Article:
HP’s Palm acquisition a threat to Microsoft

HP’s purchase of Palm could not only savewebOS, but should also cause a few shivers for Microsoft.

Where Redmond may have lately seemed the up-and-comer to challenge Blackberry with its Windows Phone 7, HP–by virtue of its hardware sales–may actually be in a better position. HP will, however, have to learn a thing or two about integrating mobile devices with the desktop, and particularly with Microsoft Exchange servers.

HP is paying nearly $1.2 billion for Palm, a premium of nearly 25 per cent. Some Palm shareholders are unhappy at the low price. But, given the company’s dismal performance, this is certainly the best bailout they were going to get. Meanwhile, HP shares dropped to $52.68, just over 1 per cent, in afterhours trading.

HP’s investment is a tremendous endorsement of Palm’s webOS operating system. In fact, it’s the only future possible the OS, as many other firms turned down an opportunity to put Palm out of its misery. HP CEO Mark Hurd’s task is to make them wish they had.

It’s strange that a company as successful and diverse as HP has become under Hurd isn’t more of a player in consumer mobile devices. Palm for all its troubles gets high marks for its hardware and operating system. Having HP as a parent could provide the muscle Palm has lacked in the marketplace.

HP has only limited success with its iPaq line of mobile devices, although they have been generally well received and attractive to HP’s business customers. By comparison, a Palm Pre and its successors should be an easy sell.

The task for HP is to take a come-from-behind position and leverage webOS into products that expand the company’s presence in both business and consumer markets.

For a model, HP need only look at Apple which at one time was in essentially the same position that HP found itself in before buying Palm. Granted, the world has changed greatly since then, mostly because of Apple’s ability to dominate the consumer market, but except for Research in Motion, nobody has really captured the imagination of corporate customers. By building a consumer-y smart phone with loads of business features, HP could do Blackberry one better and challenge whatever Microsoft does with Windows Phone 7.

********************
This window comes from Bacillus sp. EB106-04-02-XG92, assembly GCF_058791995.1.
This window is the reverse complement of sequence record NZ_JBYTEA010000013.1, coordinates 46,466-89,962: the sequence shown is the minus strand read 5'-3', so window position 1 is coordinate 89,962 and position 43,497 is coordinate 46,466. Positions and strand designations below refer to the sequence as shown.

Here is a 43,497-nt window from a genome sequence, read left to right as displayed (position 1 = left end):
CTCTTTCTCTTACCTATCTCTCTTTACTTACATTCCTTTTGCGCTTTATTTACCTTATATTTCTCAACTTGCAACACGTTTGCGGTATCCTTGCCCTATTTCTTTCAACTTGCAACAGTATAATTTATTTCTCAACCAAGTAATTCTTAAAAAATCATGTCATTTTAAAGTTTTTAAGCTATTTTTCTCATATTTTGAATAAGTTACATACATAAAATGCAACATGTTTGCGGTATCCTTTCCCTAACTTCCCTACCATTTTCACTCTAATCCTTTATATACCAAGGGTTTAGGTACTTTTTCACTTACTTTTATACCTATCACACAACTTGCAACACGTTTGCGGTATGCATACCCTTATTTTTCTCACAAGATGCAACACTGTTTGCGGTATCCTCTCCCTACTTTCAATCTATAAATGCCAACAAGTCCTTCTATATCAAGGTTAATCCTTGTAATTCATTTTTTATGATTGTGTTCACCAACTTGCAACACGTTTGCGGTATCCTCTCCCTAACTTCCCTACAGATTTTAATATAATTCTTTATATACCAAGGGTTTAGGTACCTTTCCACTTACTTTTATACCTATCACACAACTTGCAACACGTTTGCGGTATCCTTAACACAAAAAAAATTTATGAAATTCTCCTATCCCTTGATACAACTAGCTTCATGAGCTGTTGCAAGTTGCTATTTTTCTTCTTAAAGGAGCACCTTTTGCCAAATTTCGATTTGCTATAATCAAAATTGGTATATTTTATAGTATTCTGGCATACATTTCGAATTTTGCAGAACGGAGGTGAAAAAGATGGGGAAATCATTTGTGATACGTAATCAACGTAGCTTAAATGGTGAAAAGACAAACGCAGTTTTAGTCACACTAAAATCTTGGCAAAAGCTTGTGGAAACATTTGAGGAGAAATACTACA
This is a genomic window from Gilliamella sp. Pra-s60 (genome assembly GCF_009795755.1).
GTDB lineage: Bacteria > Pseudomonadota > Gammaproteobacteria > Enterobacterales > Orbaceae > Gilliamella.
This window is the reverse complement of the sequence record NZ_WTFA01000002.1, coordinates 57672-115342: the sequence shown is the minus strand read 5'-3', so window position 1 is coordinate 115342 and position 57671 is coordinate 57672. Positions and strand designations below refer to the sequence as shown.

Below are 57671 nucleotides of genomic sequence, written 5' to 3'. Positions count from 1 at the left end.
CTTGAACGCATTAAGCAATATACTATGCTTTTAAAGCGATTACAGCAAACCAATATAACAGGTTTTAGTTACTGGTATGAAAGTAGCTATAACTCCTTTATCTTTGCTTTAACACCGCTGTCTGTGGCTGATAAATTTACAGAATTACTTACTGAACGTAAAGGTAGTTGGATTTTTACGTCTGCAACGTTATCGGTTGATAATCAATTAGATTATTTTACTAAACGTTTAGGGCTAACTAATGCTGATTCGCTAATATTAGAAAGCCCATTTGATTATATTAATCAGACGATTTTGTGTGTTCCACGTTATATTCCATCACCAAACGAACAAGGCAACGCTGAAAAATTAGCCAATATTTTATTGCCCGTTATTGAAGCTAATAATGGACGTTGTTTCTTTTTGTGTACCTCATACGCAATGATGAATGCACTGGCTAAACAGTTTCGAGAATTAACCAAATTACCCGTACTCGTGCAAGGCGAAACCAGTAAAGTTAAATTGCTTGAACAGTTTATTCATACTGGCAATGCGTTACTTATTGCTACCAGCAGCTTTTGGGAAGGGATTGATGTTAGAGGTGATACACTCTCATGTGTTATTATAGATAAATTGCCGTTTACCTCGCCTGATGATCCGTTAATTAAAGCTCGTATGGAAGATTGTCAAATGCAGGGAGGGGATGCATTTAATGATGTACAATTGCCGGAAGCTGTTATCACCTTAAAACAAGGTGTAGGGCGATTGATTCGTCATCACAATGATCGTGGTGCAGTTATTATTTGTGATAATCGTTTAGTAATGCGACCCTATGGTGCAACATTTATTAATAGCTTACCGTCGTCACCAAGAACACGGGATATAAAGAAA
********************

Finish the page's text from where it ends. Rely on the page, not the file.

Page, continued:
Palm CEO Jon Rubinstein will stay on, which is a mixed blessing. If Rubenstein and company had done such a great job, it wouldn’t need HP. Of course, HP is unlikely to repeat the sorts of amateurish mistakes that have marred Palm’s product introductions, including its decision to introduce the first Palm Pre only days before Apple introduced the iPhone 3GS.

More Investment To Come

The downside for HP is that it may be too late. The company can expect to make large investments if it hopes to snatch a victory from the jaws of Palm’s defeat


The key to success will be creating an ecosystem that includes music and application stores which only Apple and to a much more limited extent Google have been successful at doing. It seems like someone will eventually get this right, but formidable barriers exist and Apple seems intent on erecting more. This includes the recent requirement that iPhone apps be built using only Apple’s tools, limiting a developer’s ability to build applications that run on the iPhone and other platforms.

So far, developers have shown little interest in webOS, and HP must find a way to create interest which hasn’t existed before. The only real way to do this is to sell a bunch of handsets–but why would customers want to buy a handset with such limited application support? So it becomes a chicken-and-egg situation for HP.

The best thing about the deal is the number of potential choices that it will offer businesses and consumers. HP has a solid operating system to work with, but a business that essentially fell flat. Having turned HP around, CEO Hurd may be right guy for the job.

Silicon Valley mergers generally turn out to be bad ideas, although HP did manage to turn its acquisition of Compaq into a deal that made at least some sense. Whether it can do that with Palm is a question that will be answered over the next several years.

David Coursey has been writing about technology products and companies for more than 25 years. He tweets as@techinciter and posts to Facebook. He is best contacted via his Web site.

Source: PCWorld

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